And the chief executive of a company which is installing rapid electric vehicle charging stations throughout the UK has claimed the findings are evidence that petrol and diesel emissions will become obsolete.

The report, published today, suggests electricity demand will grow significantly by 2050, driven by increased electrification of transport and heating. 

By 2030, there could be as many as 11 million electric vehicles on our roads, with this number more than tripling in the ten years after that to 36 million.

It also suggests the increase in electricity peak demand could be as little as 8GW in 2040 provided consumers charge vehicles at off peak times and through vehicle-to-grid technology.

Fintan Slye, Director, UK System Operator at National Grid, said: “The continued growth in electric vehicles, a greater volume of low carbon generation and the advancement of storage technology, are among the major trends that have emerged from this year’s report.“

This means balancing energy supply and demand will become increasingly complex between now and 2050. 

“The growth of decentralised generation, meeting carbon reduction targets for heat and the continued importance of gas furthers the need for a co-ordinated approach across the whole industry.”

Energy and Clean Growth Minister Claire Perry said: “As we move towards a low carbon economy, we want to position the UK as a leader in clean and efficient power for transport and heating.

“Earlier this week we announced significant investment in electric vehicle charging infrastructure, including £30 million R&D investment in smart charging points.“With demand for electricity expected to increase, gas has a key role to play in our energy mix. 

“As part of our modern Industrial Strategy, we will continue to explore options for safe and secure domestic supplies of gas, such as hydrogen, biogas and natural gas from shale.”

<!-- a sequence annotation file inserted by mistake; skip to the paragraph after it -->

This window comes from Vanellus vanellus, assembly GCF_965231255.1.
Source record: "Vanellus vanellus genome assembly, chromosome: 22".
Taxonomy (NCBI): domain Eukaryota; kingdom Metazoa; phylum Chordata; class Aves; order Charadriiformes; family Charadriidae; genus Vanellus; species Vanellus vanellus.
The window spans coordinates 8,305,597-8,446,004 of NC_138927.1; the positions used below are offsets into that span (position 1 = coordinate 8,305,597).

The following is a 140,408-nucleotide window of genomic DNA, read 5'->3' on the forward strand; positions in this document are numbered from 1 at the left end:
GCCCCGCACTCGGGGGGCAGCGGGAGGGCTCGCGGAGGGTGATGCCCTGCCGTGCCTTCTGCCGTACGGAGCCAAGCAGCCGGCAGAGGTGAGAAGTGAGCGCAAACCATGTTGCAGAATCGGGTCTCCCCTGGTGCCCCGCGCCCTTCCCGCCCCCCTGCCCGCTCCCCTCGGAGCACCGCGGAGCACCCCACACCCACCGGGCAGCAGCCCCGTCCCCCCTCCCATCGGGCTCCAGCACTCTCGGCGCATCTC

Meanwhile Matt Allen, CEO of Pivot Power, said: “National Grid’s forecast shows that consumer demand will rapidly make petrol and diesel emissions obsolete. We are on a road to zero emissions transport.

“We now need local leaders to support public demand and government ambition and create their own regional road to zero plans. Electrifying buses, taxis and light transport fleets are all easy wins.

“We are ready to support them with the infrastructure they need to realise that vision. By making it easy to switch to electric vehicles, we can help them clean up air pollution, promote low-carbon policies and develop a sustainable economy with better services for local people.”

Pivot Power is planning to build a network of grid-scale batteries and rapid electric vehicle charging stations across the UK. 

Charging stations will be fed directly by the extra-high-voltage transmission system and so will be able to offer mass charging at competitive rates, supporting up to 100 rapid 150kW chargers.

It plans to develop 45 sites around the country and have operational 50MW batteries at 10 within 18 months. 

Each will provide a hub that can support a variety of infrastructure such as public rapid charging stations, electric bus depots and bases for large transport fleets.



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